iPad Arrives—Some Worship It, Some Critique It, HP Tries to Kill It

By Andrew Moseman | April 5, 2010 5:43 pm

ipad-220Something was different in the DISCOVER office this morning. A strange feeling (other than the unseasonable early April heat) hung in the air. When we found the box that showed up over the weekend, everything was illuminated: our iPad had arrived.

Now that we’ve crossed the threshold of the magical Apple product opening ceremony, we could give you a rundown of its neat little tricks. But as Apple sold 300,000 iPad on the first day, the Web has become super-saturated with iPad reviews since the first ones came out this weekend. The New York Times‘ is one of the best, reviewing the product first for tech nerds and then for everyone else.

For techies:

When the iPad is upright, typing on the on-screen keyboard is a horrible experience; when the iPad is turned 90 degrees, the keyboard is just barely usable (because it’s bigger).

And,

The iPad can’t play Flash video. Apple has this thing against Flash, the Web’s most popular video format; says it’s buggy, it’s not secure and depletes the battery. Well, fine, but meanwhile, thousands of Web sites show up with empty white squares on the iPad — places where videos or animations are supposed to play.

But for everyone else:

The simple act of making the multitouch screen bigger changes the whole experience. Maps become real maps, like the paper ones. Scrabble shows the whole board, without your having to zoom in and out. You see your e-mail inbox and the open message simultaneously.

While some reviewers have scoffed at the early iPad as not much more than an oversized iPhone, The Big Money points out that some of the early apps, like Pandora, Netflix, and Kindle, that will be key to the product’s early success. But what’s missing so far? The ridiculous. Here at DISCOVER we’ve been faithful chroniclers of the absurd apps for the iPhone, but thus far the pickings on the iPad are far more buttoned-down. There’s no iPad version of iFart Mobile, Koi Pond, iBeer or Bubble Wrap — yet. These simple, time-wasting apps are among the most popular programs for the iPhone and iPad Touch, but there’s no sign of anything like them in the top downloads section of the App Store [Washington Post].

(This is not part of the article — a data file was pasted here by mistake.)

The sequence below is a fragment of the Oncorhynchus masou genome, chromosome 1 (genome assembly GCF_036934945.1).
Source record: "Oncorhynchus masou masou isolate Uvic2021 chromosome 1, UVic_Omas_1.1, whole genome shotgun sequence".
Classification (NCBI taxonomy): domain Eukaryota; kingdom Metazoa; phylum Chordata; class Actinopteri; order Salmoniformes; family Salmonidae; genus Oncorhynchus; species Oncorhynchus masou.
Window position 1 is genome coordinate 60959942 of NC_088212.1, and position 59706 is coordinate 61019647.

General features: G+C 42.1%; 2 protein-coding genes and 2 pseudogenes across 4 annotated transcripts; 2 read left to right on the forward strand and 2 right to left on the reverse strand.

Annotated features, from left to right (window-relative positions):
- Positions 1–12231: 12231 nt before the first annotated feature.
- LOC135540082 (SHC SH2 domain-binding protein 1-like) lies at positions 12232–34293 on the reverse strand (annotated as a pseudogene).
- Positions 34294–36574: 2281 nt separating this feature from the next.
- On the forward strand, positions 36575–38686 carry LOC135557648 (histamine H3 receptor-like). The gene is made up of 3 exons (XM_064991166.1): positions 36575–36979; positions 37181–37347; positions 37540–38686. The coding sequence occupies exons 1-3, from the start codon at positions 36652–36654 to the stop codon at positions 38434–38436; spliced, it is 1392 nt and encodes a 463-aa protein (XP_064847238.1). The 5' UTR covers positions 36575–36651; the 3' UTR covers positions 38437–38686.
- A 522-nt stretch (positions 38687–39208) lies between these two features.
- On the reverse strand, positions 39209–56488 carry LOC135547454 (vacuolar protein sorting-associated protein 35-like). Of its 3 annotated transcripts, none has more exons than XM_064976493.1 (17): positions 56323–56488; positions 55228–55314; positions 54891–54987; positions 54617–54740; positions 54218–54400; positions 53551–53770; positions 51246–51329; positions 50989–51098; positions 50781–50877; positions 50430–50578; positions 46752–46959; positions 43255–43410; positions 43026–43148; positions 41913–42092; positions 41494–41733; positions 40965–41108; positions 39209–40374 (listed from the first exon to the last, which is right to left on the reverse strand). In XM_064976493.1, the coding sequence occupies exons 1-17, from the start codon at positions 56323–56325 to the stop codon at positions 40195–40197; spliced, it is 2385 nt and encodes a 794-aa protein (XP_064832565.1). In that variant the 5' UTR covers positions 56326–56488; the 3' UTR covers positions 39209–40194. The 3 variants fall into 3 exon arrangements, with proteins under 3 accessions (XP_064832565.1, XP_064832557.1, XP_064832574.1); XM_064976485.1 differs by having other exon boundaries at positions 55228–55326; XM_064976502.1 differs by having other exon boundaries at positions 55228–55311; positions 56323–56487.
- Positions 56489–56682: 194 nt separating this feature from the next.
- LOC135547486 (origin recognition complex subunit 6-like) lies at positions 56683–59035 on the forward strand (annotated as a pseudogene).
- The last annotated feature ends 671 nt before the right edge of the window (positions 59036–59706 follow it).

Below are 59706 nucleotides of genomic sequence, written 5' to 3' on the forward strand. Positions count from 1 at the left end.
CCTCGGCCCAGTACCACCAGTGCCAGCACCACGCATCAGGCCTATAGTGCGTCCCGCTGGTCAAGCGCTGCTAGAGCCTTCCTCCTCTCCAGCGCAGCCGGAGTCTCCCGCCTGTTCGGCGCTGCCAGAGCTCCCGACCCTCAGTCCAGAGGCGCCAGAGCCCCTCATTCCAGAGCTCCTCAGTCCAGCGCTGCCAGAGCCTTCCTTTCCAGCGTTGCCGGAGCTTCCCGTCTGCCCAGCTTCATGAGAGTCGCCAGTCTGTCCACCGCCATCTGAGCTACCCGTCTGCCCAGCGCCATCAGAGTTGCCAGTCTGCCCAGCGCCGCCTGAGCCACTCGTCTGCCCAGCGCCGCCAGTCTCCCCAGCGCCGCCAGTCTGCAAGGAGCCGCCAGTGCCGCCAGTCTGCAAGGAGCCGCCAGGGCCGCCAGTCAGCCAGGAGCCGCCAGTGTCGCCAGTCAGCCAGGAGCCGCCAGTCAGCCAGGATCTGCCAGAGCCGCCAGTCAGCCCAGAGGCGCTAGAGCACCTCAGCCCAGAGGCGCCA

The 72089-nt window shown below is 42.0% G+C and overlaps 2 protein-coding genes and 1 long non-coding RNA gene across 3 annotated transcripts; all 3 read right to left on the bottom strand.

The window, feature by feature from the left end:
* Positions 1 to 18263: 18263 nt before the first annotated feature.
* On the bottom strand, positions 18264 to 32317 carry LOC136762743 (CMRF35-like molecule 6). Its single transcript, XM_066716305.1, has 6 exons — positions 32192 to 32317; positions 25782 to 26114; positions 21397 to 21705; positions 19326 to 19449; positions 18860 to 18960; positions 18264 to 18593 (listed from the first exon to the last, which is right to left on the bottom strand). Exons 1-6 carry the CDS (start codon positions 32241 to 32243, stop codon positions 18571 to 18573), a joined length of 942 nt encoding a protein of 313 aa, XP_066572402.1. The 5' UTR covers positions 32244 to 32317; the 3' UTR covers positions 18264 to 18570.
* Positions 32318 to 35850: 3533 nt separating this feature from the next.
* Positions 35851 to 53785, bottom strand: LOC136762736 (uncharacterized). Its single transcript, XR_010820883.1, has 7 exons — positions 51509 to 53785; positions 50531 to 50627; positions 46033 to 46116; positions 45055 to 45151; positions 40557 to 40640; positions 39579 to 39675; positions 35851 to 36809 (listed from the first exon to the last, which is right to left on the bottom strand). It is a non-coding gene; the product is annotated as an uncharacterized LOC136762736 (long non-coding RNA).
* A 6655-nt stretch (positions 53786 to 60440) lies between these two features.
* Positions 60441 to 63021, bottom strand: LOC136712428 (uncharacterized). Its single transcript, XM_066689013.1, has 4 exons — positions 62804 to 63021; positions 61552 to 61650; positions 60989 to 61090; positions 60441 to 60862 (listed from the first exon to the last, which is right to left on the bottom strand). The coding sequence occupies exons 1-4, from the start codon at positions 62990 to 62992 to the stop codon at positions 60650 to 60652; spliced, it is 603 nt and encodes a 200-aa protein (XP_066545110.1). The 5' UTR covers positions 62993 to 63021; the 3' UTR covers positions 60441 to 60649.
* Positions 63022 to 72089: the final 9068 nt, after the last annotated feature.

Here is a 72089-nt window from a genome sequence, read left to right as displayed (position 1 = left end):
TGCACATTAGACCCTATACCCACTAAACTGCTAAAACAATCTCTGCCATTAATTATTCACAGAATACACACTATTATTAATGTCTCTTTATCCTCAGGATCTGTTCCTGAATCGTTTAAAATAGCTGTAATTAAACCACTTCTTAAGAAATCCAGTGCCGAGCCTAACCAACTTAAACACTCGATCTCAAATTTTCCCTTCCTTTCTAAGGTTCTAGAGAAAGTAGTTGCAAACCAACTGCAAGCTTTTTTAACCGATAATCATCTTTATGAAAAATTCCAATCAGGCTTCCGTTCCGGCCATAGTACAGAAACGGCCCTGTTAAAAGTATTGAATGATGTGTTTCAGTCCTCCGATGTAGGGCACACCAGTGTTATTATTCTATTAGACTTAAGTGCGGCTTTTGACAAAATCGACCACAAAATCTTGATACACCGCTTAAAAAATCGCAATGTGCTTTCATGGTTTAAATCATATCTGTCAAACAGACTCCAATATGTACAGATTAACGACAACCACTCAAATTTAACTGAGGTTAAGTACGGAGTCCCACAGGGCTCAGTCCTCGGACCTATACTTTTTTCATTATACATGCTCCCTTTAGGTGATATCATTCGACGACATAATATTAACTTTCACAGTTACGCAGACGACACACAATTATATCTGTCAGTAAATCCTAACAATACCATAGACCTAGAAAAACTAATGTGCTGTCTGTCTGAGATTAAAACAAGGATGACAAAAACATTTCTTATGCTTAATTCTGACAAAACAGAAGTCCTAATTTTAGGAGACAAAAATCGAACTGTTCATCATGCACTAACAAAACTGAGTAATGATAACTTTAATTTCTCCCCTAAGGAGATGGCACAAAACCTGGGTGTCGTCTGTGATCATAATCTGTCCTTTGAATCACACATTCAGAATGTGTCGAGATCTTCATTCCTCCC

Frankly, the iPad would be a much more inspired product if it contained the apps in our April Fools’ Day review. Or, if you could multitask—the initial iPad won’t let you run apps simultaneously, so as many reviewers pointed out, you couldn’t listen to Pandora while doing something else. This is a backbreaker. If this is supposed to be a replacement for netbooks, how can it possibly not have multitasking [Gizmodo]?

As iPad mania comes down a notch and more of the machine’s shortcomings become clear, competitors now stand poised to fill the gap. HP, for one, continues to leak video teasing the talents of its tablet PC, including one just released to try to steal some attention from Apple. HP’s Slate is likely to have a built-in camera, video-recording capability, USB port and a SD card reader — all features pointedly aimed at the iPad, which lacks all three [Wired.com]. Its added features ought to appeal to those looking for more than an expensive new toy or e-reader: As much as the community at large has debated the value of the iPad as a business tool–Apple failed to hold up its end. Apple was so focused on building a consumer gadget that it left off critical elements that could have let the iPad not just be used as a business tool–but dominate as a business tool [PC World].